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News From the Centers for Disease Control and Prevention
October 19, 2011

Influenza Vaccination Coverage Among Health-Care Personnel—United States, 2010-11 Influenza Season

JAMA. 2011;306(15):1648-1650. doi:

MMWR. 2011;60:1073-1077

3 tables omitted

The Advisory Committee on Immunization Practices (ACIP) and the Healthcare Infection Control Practices Advisory Committee recommend that all U.S. health-care personnel (HCP) be vaccinated annually against influenza.1 Nonetheless, influenza vaccination coverage among HCP in the United States has increased slowly over the past decade2,3; during the 2009-10 influenza season, 61.9% of HCP received seasonal influenza vaccination.4 To update data with estimates from the 2010-11 influenza season, CDC conducted an Internet-based survey of 1,931 HCP who participated in three online survey panels. This report summarizes the results of that survey, which indicated that overall influenza vaccination coverage among HCP was 63.5% during the 2010-11 influenza season, similar to coverage for the 2009-10 season. Among HCP who reported working at a facility where vaccination was required by their employer, 98.1% were vaccinated. Among HCP without such an employer requirement but who were offered vaccination onsite, greater coverage was associated with a personal reminder from the employer to get vaccinated (69.9%), vaccination availability at no cost (67.9%), and vaccination availability for >1 day (68.8%). Influenza vaccination of HCP is needed to protect patients from HCP-transmitted disease. Maximizing influenza vaccination for all HCP is an important part of any comprehensive infection-control program.

To monitor 2010-11 influenza vaccination coverage among HCP, during April 1-27, 2011, CDC conducted a web-based survey of eligible HCP participating in three online survey panels. A total of 1,150 self-identified HCP were recruited from an online research panel operated by Knowledge Networks, Inc.*; an additional 534 persons were sampled from a specialized research panel composed primarily of physician specialists recruited through sources such as the American Medical Association master file, and 247 self-identified HCP were sampled from a marketing research panel composed of persons recruited through web advertising who agreed to participate in exchange for small amounts of financial compensation (i.e., $10 or less per survey). The total sample of 1,931 from all three sources was weighted to be nationally representative of demographic and geographic characteristics of the U.S. population of HCP as reflected in the most recent Current Population Survey.† Statistical significance of weighted differences was determined by Wald chi-square tests (p<0.05). Factors associated with increased vaccination coverage were assessed in a multivariable logistic regression model. The survey measured self-reported influenza vaccination from August 2010 through approximately mid-April 2011.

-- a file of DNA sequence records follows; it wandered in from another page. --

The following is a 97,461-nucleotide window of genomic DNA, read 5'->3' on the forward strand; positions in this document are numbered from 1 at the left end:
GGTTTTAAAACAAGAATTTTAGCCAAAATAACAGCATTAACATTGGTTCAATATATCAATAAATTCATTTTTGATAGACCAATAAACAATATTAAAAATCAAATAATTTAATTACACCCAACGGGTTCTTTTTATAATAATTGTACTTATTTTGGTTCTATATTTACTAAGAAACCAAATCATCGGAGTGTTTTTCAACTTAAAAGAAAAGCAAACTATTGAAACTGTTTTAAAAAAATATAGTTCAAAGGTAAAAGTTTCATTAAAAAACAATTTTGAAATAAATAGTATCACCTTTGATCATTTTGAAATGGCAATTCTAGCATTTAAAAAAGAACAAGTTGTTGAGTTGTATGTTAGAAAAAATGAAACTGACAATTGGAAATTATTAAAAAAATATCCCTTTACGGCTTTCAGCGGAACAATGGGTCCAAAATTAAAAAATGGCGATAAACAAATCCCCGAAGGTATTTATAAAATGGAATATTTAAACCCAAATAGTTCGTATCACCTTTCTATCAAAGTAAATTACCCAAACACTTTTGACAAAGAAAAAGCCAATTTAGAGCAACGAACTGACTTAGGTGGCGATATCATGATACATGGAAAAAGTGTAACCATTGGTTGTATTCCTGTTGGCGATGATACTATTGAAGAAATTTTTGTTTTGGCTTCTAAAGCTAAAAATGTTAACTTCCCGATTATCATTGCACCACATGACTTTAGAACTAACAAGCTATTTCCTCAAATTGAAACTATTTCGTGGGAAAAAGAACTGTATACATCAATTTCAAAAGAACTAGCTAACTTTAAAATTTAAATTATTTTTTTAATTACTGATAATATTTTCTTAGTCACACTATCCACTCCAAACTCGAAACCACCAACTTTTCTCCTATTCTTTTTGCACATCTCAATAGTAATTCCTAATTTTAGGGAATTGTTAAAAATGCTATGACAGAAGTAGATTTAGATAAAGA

Among the HCP, 63.5% reported receiving a 2010-11 influenza vaccination.‡ Vaccination coverage was higher among HCP working in hospitals (71.1%), compared with those working in ambulatory or outpatient centers (61.5%), patient homes (53.6%), and “other” health-care settings (46.7%). Vaccination coverage among physicians and dentists (84.2%) was similar to coverage among nurse practitioners and physician assistants (82.6%) and was significantly higher than for those working in all other occupational groups. Coverage also was significantly higher among persons aged ≥60 years (74.2%), compared with those aged 18-29 years (56.4%) and 30-44 years (57.8%). No significant differences in coverage were observed by race/ethnicity.

The prevalence of beliefs regarding influenza and influenza vaccination differed between vaccinated and unvaccinated HCP. The greatest differences in prevalence were among HCP who believed getting vaccinated was worth the time and expense (vaccinated: 94.7%, unvaccinated: 45.8%), those who believed getting a vaccination would better protect persons around them (vaccinated: 89.1%, unvaccinated: 44.6%), those who believed vaccination could protect them from getting influenza (vaccinated: 92.7%, unvaccinated: 54.2%), and those who believed influenza to be a serious threat to their own health (vaccinated: 70.1%, unvaccinated: 34.2%). Among those vaccinated, 94.8% believed influenza vaccination was safe, compared with 66.2% of those not vaccinated who believed influenza vaccination was safe.

Approximately 13% of HCP reported being required by their employers to be vaccinated for influenza. Among these persons, vaccination coverage was 98.1%, compared with 58.3% among those without an employer requirement. Among HCP without an employer requirement who were offered vaccination onsite, greater coverage was associated with a personal reminder from the employer to get vaccinated (69.9% versus 59.5%), vaccination availability at no charge (67.9% versus 41.2%), and vaccination availability for >1 day (68.8% versus 41.4%). In all, 85.5% of HCP without an employer requirement were offered onsite vaccination at no charge on multiple days. Among HCP without onsite vaccination, neither a personal reminder from their employer to be vaccinated nor employers publicizing the risks and benefits of vaccination were associated with vaccination.

In a multivariable logistic regression model limited to HCP who did not have a vaccination requirement but were offered onsite vaccination, two incentives were associated with being vaccinated, after controlling for other incentives and demographic characteristics of HCP: a personal reminder to be vaccinated (odds ratio [OR] = 1.6; 95% confidence interval [CI] = 1.1-2.3) and vaccine availability at no cost and for >1 day (considered as a composite variable because of near complete overlap in the two occurrences) (OR = 2.8; CI = 1.7-4.5). Other incentives were not associated with being vaccinated in this model.